After arguably being underutilized in some ways last season, Lions running back Jamaal Williams seems to want to be unleashed more this year.
For lack of a better way to put it, Jamaal Williams was the “Thunder” to D’Andre Swift’s dual-threat “Lightning” when the two Lions’ backs were both available last season. Swift is lined up for a bigger workload this season, as long as he can stay on the field.
Williams is a quote machine that “Hard Knocks” cameras have surely already found during training camp. After Tuesday’s practice, he talked about his expectations for the coming season.
Put me in opportunities, I’m going to get loose no matter what it is. I’m going to route run, I’m going to take some ankles. I’m going to bully as usual. People think they understand what type of football player I am, they don’t have no clue what I can do.
Route running, running the ball, blocking. I can do it all. I have no problem having confidence in myself because I know what type of player I am. I know what type of work I put in. I ain’t scared of nothing.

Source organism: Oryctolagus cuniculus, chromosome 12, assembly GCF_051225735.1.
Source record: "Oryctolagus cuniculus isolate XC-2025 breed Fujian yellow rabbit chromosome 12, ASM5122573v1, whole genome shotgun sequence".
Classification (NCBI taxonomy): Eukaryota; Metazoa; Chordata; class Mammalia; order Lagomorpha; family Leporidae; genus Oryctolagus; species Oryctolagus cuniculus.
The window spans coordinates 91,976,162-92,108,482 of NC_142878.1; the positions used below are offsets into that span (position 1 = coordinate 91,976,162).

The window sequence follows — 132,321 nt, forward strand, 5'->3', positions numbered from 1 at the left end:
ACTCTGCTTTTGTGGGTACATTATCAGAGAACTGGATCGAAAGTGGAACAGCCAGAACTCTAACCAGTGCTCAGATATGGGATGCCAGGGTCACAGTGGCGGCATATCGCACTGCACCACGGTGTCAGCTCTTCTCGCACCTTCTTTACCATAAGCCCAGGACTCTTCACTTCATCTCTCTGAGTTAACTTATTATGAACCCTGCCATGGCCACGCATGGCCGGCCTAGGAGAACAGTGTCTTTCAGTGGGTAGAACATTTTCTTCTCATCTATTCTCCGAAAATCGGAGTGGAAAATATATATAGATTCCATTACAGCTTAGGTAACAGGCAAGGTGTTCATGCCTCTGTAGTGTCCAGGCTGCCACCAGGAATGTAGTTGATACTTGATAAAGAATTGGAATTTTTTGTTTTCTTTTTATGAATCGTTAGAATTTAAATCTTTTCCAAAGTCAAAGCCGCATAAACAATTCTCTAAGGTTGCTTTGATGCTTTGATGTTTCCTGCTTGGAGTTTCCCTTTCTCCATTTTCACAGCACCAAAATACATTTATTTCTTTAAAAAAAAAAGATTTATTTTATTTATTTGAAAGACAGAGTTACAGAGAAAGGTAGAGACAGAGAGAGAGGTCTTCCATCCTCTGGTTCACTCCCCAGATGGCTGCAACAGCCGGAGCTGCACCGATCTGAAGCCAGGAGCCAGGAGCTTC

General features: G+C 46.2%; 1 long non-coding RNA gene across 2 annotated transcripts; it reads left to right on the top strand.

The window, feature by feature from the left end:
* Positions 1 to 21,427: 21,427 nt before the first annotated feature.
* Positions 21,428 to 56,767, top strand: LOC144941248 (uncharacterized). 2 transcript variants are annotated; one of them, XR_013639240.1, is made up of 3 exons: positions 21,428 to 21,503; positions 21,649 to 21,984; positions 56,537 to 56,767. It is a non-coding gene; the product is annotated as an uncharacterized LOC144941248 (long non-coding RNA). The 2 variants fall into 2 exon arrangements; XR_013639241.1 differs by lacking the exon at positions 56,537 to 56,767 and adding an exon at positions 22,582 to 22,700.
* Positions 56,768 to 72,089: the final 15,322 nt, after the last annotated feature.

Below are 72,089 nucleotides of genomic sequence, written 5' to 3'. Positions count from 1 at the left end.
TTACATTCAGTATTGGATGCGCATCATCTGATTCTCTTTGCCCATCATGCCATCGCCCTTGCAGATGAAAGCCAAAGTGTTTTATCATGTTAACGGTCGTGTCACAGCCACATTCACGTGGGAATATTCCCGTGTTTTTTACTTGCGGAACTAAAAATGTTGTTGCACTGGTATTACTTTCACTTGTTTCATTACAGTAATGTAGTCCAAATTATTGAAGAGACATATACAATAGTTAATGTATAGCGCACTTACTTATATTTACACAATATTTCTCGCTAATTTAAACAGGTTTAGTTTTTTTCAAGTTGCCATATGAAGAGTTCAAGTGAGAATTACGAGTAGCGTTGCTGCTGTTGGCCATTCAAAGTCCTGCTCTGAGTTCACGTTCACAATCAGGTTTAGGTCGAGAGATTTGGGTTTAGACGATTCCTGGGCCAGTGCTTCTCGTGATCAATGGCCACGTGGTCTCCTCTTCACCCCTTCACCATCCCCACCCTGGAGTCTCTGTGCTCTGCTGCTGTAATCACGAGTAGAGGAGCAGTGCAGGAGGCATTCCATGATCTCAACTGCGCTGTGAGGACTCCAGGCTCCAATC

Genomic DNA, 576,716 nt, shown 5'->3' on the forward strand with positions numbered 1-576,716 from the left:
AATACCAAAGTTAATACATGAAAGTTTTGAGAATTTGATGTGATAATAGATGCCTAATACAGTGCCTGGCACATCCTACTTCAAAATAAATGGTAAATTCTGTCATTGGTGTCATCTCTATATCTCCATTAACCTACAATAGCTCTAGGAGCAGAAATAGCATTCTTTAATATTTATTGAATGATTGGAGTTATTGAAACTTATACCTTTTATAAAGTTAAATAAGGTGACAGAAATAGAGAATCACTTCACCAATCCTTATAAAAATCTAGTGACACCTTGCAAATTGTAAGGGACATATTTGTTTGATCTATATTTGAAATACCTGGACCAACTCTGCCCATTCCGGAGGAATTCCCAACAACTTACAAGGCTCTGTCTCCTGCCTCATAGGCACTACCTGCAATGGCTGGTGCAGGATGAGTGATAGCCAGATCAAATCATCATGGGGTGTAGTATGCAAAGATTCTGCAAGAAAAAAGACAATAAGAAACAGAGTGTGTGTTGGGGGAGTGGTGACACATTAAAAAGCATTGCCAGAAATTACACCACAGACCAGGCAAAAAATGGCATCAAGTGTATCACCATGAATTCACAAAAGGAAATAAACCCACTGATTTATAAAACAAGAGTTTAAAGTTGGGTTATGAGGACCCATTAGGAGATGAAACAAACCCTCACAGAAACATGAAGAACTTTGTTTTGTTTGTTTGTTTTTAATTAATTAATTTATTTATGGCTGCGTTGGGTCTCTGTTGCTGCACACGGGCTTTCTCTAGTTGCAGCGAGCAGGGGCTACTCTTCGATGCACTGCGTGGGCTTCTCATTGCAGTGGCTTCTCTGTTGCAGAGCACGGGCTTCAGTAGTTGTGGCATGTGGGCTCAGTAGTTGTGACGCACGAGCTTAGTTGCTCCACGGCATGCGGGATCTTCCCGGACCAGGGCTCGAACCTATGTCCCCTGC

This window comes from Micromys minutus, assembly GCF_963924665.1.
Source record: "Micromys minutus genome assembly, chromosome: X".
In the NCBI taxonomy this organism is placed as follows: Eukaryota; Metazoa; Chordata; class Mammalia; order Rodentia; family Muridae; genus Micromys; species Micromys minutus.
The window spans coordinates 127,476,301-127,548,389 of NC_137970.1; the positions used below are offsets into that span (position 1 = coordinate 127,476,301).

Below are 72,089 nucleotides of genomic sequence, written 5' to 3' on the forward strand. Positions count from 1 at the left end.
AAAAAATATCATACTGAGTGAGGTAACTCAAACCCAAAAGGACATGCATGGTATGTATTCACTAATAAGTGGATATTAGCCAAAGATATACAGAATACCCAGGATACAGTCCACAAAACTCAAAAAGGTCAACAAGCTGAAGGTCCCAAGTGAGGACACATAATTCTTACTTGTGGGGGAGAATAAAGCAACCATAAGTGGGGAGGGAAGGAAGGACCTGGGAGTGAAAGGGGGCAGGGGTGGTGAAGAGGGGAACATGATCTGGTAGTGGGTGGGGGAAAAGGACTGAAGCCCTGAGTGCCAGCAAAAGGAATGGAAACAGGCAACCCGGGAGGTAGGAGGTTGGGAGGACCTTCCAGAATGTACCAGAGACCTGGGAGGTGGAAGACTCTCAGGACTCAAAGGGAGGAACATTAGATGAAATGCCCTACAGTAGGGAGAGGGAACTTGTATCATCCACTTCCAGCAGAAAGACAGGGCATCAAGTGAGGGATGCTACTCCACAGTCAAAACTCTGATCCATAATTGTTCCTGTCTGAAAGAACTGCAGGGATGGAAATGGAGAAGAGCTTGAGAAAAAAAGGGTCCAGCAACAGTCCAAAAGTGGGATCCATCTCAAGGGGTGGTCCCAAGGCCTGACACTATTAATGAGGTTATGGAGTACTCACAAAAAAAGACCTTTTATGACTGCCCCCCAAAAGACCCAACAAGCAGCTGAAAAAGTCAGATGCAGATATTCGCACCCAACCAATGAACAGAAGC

Could the Lions find ways to use Jamaal Williams more, and more efficiently, this year?
Williams spent his first four seasons with the Green Bay Packers, where he was primarily a backup. He set a career-high with 601 rushing yards with the Lions last year, but he also set a career-low with 157 receiving yards. That said, he did catch 26 of his 28 targets last season.
In 2019 with the Packers, Williams had five receiving touchdowns with a career-high 39 receptions.
An interesting idea that wasn’t fully explored last year, and eventually it couldn’t really be due to Swift missing four games and Williams missing four himself, is Swift and Williams being on the field at the same time. Swift could be used as a slot receiver, as an example, while Williams is lined up in the backfield. It wouldn’t be a core formation, but a nice way to mix it up once in awhile.
Offensive coordinator Ben Johnson has almost surely thought about the possibility of having his top two backs on the field at the same time.
Williams’ value to the Lions intangibly as a team leader may overshadow the skill set he has to offer. He won’t be taking away passing game targets from Swift if Swift is healthy, but a Detroit offense that looks set to be very much improved has a second capable running back that is ready to be deployed as a dual-threat weapon.